Date of Award
Master of Education (MEd)
Our students are learning and growing in a rapidly changing world that is far more globally interconnected and culturally diverse than we had envisioned at the close of the 20th century. As we are now well into the 21st century, research and test scores consistently reveal that U.S. students are not prepared to take their place as the servant-leaders of their time where opportunities for active participation require the ability to compete, cooperate, and communicate cross-culturally.
Research shows that language is acquired best when instruction is initiated in early childhood and sustained over an articulated number of years. Since the 1960’s pedagogical methods for teaching foreign language to elementary students have been developed and refined. The Sequential FLES, FLEX, and total immersion approaches have especially proven to produce foreign language proficiency in younger students to varying degrees.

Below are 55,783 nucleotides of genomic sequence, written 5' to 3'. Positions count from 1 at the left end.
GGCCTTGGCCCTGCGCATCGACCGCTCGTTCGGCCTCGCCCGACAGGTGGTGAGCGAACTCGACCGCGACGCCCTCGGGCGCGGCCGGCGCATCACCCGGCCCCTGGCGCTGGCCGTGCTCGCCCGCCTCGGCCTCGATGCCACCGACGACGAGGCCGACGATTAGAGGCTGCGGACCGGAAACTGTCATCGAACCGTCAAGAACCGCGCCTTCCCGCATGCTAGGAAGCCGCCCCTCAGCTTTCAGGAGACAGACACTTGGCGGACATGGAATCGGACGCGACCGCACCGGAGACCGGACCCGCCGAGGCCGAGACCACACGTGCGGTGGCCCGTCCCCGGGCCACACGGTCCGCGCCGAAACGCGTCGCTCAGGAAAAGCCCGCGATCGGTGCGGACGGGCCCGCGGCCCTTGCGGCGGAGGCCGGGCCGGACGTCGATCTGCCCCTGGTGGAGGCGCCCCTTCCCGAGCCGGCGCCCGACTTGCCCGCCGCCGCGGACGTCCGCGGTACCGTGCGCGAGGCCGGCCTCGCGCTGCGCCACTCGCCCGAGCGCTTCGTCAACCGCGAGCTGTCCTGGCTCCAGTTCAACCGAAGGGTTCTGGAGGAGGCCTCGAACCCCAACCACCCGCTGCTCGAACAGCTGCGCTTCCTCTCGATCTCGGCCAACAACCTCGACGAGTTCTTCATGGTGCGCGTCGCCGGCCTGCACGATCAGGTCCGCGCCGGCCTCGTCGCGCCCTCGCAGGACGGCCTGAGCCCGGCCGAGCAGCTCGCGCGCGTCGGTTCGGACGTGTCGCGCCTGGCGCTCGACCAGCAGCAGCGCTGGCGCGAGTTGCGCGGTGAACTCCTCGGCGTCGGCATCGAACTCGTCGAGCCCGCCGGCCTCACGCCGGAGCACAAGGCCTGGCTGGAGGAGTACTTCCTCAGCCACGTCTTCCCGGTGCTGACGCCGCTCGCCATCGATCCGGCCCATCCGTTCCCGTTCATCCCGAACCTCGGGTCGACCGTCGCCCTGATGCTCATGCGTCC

It is imperative that educators have a forward focus based on a biblical perspective of their calling to prepare students for works of service within the global context in which they live. Therefore, it is important that students are allowed the opportunity to become proficient in at least one other world language in order to equip them to effectively and competently acquire the skills needed in order to engage our world today.
Pollema, Mary Beth, "Case for Foreign Language in the Elementary School" (2014). Master of Education Program Theses. 5.